From found objects to found landscapes

Marcel Duchamp stated that found objects are:

“every day objects based on a reaction of visual indifference, with at the same time a total absence of good or bad taste”

After my research on found objects I discovered that they are a way of understanding the landscape we collect them from.

Updating the booklets from Transylvania:

a sample from the booklet

01-cov-def

04-matress-glass

Gathering all the information from the objects in a table of contents in order to extract the general characteristics of the landscape

table

Updated booklet for Dungeness:

samples from the booklet

13-mrt-foghorn

06-mpez-shell

Based on mu research on found objects and the original definition from Duchamp I concluded that they are:

” every day objects that reveal information about the landscape they were taken from, and create to the recipients a series of emotions, by distracting them from the reality”

In order to understand Dungeness as a landscape the following maps show some basic information:

Map showing height contours, samples of the flora and fauna

geomap

map showing the specifised areas in Dungeness

landscapemap

map showing the roads in Dungeness

urbanmap

map showing the location of the found objects

foundobjectiimap

Addressing the urban spatial structures as found objects:

experiment I

experiment-i-houses

experiment II

experimentii

experiment III

experiment-iii

As a result from my research a question has been raised. What is an imaginary museum? Collecting information and displaying them into a space without walls? Inspired from Marlaux’s “Le musee Imaginaire”

Is there an aesthetic and sensory dimension in the archiving process?

Feedback from last tutorial:

  • what are the found houses? used, abandoned?
  • what makes these specific houses ‘ found houses’
  • change the drawings as plans and start drawing on perspective views

additional things to do for Tuesday:

  • drawings of the found objects. How they are and how they used to be
  • research on how the materials decay
  • Date them from their decay
  • operational catalog of corrosion techniques

 

One thought on “From found objects to found landscapes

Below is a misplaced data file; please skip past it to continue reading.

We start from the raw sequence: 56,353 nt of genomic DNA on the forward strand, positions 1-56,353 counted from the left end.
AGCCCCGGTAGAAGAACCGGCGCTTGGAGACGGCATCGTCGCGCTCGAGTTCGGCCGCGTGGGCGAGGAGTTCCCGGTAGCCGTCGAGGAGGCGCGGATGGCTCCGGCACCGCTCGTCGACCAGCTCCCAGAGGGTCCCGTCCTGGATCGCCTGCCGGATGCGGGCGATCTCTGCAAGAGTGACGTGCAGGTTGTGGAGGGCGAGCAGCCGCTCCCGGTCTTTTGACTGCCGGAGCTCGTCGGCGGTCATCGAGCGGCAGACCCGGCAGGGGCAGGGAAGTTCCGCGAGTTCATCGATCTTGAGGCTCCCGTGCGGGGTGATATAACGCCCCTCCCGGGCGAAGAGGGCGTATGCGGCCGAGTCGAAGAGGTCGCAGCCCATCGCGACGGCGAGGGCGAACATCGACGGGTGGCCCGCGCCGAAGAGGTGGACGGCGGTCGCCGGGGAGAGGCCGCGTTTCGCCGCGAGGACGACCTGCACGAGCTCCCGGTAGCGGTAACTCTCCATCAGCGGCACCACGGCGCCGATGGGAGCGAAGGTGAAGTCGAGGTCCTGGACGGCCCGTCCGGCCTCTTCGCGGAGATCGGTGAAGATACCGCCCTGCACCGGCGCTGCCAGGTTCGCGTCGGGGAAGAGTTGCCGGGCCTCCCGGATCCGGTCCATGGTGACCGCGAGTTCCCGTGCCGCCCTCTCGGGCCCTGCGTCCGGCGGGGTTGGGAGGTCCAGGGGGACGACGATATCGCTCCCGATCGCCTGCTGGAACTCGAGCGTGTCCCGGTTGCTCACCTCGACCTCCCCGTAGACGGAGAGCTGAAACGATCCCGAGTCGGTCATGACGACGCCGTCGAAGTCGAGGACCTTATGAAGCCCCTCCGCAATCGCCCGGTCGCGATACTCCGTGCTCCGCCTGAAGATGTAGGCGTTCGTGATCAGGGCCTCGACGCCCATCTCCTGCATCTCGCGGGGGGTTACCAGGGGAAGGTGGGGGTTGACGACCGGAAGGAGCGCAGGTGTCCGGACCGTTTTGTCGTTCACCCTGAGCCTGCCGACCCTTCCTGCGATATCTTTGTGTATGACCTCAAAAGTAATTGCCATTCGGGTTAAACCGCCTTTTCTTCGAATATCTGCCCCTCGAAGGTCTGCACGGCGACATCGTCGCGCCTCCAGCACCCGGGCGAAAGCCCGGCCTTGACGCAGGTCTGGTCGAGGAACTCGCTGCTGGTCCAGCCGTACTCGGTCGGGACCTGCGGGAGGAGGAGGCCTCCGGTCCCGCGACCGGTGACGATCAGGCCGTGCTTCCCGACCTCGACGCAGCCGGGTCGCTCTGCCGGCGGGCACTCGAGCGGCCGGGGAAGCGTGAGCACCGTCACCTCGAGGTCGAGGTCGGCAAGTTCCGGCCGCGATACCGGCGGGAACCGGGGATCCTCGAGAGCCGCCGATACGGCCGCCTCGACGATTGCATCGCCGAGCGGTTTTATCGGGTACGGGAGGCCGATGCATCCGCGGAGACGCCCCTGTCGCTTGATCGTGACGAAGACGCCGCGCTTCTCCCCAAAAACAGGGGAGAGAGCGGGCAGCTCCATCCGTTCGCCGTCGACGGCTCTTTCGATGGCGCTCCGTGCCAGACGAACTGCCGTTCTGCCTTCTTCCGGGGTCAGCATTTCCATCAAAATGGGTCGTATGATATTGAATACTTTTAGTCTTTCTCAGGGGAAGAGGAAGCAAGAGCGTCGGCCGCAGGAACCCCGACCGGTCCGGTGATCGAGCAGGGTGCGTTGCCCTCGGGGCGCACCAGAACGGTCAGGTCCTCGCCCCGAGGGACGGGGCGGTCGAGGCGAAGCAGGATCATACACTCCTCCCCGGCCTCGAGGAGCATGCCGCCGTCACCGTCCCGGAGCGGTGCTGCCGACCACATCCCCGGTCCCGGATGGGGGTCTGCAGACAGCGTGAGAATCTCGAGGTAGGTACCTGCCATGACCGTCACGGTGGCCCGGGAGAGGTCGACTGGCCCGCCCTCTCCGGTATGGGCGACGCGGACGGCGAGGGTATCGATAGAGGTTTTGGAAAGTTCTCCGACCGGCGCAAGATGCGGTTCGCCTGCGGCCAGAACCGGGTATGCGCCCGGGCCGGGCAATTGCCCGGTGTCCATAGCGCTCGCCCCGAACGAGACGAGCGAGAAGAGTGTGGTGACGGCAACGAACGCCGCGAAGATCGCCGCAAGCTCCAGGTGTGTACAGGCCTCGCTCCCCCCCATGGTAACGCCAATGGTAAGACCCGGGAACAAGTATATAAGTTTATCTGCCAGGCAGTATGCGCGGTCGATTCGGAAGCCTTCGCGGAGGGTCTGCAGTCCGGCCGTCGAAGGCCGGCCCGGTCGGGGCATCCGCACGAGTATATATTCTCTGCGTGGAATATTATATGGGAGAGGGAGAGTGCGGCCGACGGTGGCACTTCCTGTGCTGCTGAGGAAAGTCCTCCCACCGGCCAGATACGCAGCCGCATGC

1. – ‘The Found House’ (or found road, or other ‘found’ object at an architectural scale) is a provocative idea. Drawing and thinking through what the ‘found house’ is will be important in establishing the found object at an architectural and urban scale. You might choose to extend your narrative methodology to conjure what the found house is, but this should result in drawing.

    – An interesting and important conversation on Tuesday came up when you said that a found object was an object encountered for the first time. Do you want your objects to always be encountered for the first time? Is this a requirement to maintain their status as found objects? How might this be achieved? Is the object always different, does it change somehow? Or do we see / understand it differently each time, ascribing a different value to it?

    – Elif commented that the different scales presented in your work do not correspond to each other as there is not consistency in the drawing style. Look back over the work and reflect on this and we can discuss on Tuesday. Maybe reflect on what you like, what you think is successful about drawing and presentation so far and how this can become a strategy that is carried through the work.

    – Again, we discussed how your invented categories and creation of a value system suggest the way decisions are made about how (or if) architecture continues into the future. Referring to decisions about preservation which are made on an assessment of ‘significance’ that exposes a set of value judgements.
    https://www.gov.uk/government/publications/principles-of-selection-for-listing-buildings
    https://historicengland.org.uk/advice/hpg/has/listed-buildings/
    Do your categories become an alternative set of values for making decisions about what the landscape of Dungeness means and how it is preserved?

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